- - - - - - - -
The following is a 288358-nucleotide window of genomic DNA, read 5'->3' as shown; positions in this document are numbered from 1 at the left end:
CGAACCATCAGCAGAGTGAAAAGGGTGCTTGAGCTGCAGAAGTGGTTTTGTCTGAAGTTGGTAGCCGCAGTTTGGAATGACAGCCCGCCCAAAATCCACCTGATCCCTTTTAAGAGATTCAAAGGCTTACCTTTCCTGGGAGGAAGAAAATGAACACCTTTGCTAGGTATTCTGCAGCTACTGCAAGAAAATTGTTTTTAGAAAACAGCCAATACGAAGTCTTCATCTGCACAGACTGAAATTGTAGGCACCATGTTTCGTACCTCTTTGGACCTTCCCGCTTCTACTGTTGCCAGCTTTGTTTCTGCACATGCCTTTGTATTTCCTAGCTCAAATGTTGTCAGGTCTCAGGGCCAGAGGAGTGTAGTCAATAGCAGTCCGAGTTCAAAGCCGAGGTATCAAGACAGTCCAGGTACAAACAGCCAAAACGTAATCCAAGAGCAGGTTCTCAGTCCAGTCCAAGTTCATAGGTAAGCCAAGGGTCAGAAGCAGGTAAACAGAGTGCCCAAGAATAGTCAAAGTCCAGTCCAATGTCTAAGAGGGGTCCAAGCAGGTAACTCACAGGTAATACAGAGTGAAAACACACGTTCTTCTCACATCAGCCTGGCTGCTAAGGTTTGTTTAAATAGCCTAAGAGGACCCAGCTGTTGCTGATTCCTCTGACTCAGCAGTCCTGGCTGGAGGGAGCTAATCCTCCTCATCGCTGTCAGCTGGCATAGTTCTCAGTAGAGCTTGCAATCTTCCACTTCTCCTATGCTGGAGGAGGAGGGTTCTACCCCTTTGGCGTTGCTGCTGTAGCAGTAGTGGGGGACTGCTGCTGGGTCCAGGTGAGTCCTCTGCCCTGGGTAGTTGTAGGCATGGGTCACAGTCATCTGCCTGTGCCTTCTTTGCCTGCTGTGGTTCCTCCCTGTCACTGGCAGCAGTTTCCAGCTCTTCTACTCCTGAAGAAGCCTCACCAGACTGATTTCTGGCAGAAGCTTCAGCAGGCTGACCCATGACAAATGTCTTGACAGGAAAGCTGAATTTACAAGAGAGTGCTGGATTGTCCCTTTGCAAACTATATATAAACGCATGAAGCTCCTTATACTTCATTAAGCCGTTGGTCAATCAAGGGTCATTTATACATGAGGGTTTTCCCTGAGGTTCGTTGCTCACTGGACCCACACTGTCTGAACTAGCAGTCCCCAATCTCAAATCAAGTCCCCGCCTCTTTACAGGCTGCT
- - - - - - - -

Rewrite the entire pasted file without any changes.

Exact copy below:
The following is a 288358-nucleotide window of genomic DNA, read 5'->3' as shown; positions in this document are numbered from 1 at the left end:
CGAACCATCAGCAGAGTGAAAAGGGTGCTTGAGCTGCAGAAGTGGTTTTGTCTGAAGTTGGTAGCCGCAGTTTGGAATGACAGCCCGCCCAAAATCCACCTGATCCCTTTTAAGAGATTCAAAGGCTTACCTTTCCTGGGAGGAAGAAAATGAACACCTTTGCTAGGTATTCTGCAGCTACTGCAAGAAAATTGTTTTTAGAAAACAGCCAATACGAAGTCTTCATCTGCACAGACTGAAATTGTAGGCACCATGTTTCGTACCTCTTTGGACCTTCCCGCTTCTACTGTTGCCAGCTTTGTTTCTGCACATGCCTTTGTATTTCCTAGCTCAAATGTTGTCAGGTCTCAGGGCCAGAGGAGTGTAGTCAATAGCAGTCCGAGTTCAAAGCCGAGGTATCAAGACAGTCCAGGTACAAACAGCCAAAACGTAATCCAAGAGCAGGTTCTCAGTCCAGTCCAAGTTCATAGGTAAGCCAAGGGTCAGAAGCAGGTAAACAGAGTGCCCAAGAATAGTCAAAGTCCAGTCCAATGTCTAAGAGGGGTCCAAGCAGGTAACTCACAGGTAATACAGAGTGAAAACACACGTTCTTCTCACATCAGCCTGGCTGCTAAGGTTTGTTTAAATAGCCTAAGAGGACCCAGCTGTTGCTGATTCCTCTGACTCAGCAGTCCTGGCTGGAGGGAGCTAATCCTCCTCATCGCTGTCAGCTGGCATAGTTCTCAGTAGAGCTTGCAATCTTCCACTTCTCCTATGCTGGAGGAGGAGGGTTCTACCCCTTTGGCGTTGCTGCTGTAGCAGTAGTGGGGGACTGCTGCTGGGTCCAGGTGAGTCCTCTGCCCTGGGTAGTTGTAGGCATGGGTCACAGTCATCTGCCTGTGCCTTCTTTGCCTGCTGTGGTTCCTCCCTGTCACTGGCAGCAGTTTCCAGCTCTTCTACTCCTGAAGAAGCCTCACCAGACTGATTTCTGGCAGAAGCTTCAGCAGGCTGACCCATGACAAATGTCTTGACAGGAAAGCTGAATTTACAAGAGAGTGCTGGATTGTCCCTTTGCAAACTATATATAAACGCATGAAGCTCCTTATACTTCATTAAGCCGTTGGTCAATCAAGGGTCATTTATACATGAGGGTTTTCCCTGAGGTTCGTTGCTCACTGGACCCACACTGTCTGAACTAGCAGTCCCCAATCTCAAATCAAGTCCCCGCCTCTTTACAGGCTGCT